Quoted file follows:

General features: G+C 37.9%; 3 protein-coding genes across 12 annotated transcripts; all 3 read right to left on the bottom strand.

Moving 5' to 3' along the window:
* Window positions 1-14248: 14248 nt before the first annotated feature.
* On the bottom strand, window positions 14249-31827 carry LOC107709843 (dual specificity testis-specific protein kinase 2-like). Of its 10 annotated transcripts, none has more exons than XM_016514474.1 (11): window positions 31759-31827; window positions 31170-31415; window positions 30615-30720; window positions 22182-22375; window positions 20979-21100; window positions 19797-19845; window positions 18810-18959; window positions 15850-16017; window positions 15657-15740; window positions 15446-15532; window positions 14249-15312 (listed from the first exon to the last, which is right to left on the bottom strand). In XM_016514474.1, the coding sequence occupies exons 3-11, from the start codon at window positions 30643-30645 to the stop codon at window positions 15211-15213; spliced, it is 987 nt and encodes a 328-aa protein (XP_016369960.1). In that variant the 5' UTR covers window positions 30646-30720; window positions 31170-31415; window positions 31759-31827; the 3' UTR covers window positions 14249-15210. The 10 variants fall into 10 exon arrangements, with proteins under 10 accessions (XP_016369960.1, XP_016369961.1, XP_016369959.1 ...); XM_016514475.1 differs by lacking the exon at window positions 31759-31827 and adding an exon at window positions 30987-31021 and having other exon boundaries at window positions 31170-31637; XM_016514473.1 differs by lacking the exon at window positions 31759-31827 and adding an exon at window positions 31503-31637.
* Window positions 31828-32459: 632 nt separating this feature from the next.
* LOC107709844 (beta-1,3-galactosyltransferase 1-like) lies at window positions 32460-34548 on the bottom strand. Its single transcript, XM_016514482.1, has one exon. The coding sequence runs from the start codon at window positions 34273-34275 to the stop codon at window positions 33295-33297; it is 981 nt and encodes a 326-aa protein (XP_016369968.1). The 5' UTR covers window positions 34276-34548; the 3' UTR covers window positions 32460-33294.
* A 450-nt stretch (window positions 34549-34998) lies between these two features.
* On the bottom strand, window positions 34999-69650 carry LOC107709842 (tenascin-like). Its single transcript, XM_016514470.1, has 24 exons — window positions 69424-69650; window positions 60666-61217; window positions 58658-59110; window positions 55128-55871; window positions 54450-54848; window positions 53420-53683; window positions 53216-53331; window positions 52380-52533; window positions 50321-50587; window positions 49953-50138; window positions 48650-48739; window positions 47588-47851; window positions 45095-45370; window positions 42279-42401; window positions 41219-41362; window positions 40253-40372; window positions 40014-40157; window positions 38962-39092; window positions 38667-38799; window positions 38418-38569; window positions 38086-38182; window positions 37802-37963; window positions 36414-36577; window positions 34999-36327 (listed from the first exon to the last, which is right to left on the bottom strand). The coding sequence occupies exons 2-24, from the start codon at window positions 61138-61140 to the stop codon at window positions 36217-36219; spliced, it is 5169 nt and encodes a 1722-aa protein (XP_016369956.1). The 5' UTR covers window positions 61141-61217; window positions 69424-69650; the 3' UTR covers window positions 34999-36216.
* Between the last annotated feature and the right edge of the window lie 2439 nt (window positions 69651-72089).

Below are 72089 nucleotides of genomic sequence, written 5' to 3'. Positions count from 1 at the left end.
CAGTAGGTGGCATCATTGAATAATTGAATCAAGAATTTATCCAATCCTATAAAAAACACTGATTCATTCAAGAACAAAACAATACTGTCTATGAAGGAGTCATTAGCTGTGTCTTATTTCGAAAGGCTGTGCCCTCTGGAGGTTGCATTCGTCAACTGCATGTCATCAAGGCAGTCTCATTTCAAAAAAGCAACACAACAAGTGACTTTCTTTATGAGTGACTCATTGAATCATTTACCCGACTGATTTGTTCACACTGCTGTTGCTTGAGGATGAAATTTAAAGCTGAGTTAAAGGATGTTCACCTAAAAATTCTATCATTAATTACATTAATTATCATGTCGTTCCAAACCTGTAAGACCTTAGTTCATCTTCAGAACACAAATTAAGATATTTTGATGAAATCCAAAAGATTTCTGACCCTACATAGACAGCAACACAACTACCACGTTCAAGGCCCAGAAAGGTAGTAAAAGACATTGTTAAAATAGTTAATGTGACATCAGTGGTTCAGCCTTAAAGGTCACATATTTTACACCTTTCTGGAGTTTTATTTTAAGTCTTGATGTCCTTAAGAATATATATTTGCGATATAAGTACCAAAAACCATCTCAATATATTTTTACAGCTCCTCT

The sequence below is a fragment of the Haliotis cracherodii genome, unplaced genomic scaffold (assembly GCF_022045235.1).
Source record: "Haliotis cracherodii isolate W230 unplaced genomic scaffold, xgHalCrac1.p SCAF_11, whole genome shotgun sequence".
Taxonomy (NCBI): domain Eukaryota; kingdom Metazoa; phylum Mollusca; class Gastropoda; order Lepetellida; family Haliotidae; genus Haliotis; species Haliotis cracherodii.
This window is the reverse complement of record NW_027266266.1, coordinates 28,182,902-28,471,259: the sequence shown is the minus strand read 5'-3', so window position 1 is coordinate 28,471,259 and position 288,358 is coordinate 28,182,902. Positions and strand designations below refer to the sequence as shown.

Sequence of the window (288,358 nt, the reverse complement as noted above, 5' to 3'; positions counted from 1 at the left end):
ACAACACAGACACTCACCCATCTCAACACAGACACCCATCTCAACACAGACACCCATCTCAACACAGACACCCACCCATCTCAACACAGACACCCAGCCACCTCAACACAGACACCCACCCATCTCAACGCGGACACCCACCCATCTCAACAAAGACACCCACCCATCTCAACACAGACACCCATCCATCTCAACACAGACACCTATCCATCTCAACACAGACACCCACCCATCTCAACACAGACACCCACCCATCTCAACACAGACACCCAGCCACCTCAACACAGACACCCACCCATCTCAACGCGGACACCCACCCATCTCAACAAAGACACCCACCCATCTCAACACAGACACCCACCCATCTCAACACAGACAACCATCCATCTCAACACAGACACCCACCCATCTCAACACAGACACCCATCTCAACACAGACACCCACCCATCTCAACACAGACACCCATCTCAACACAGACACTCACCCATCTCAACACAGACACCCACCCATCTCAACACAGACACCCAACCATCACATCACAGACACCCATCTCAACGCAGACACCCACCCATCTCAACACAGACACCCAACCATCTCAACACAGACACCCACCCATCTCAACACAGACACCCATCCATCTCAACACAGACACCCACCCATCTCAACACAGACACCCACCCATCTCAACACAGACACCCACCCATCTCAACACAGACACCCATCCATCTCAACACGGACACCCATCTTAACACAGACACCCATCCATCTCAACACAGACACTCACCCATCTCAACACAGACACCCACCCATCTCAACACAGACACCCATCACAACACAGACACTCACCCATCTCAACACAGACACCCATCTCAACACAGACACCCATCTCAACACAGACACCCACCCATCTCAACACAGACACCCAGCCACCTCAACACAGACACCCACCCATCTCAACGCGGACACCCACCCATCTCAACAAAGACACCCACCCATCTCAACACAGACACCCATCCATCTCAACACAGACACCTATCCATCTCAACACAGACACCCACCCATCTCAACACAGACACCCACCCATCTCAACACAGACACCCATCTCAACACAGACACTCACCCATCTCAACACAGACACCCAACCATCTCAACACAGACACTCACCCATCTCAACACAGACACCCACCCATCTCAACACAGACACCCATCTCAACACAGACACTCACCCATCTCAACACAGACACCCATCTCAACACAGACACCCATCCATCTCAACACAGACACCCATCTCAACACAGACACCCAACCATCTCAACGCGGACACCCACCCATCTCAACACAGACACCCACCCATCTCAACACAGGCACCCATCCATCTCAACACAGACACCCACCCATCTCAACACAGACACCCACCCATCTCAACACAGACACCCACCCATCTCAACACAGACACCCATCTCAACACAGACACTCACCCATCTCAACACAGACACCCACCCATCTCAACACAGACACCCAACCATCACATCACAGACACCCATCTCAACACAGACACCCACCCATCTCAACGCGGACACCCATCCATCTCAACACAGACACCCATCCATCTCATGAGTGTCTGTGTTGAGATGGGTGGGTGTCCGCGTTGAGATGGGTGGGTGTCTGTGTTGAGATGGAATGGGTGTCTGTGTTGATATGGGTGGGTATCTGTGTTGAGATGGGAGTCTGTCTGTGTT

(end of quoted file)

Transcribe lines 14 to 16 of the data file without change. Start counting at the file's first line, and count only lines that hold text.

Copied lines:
Taxonomy (NCBI): domain Eukaryota; kingdom Metazoa; phylum Mollusca; class Gastropoda; order Lepetellida; family Haliotidae; genus Haliotis; species Haliotis cracherodii.
This window is the reverse complement of record NW_027266266.1, coordinates 28,182,902-28,471,259: the sequence shown is the minus strand read 5'-3', so window position 1 is coordinate 28,471,259 and position 288,358 is coordinate 28,182,902. Positions and strand designations below refer to the sequence as shown.

Sequence of the window (288,358 nt, the reverse complement as noted above, 5' to 3'; positions counted from 1 at the left end):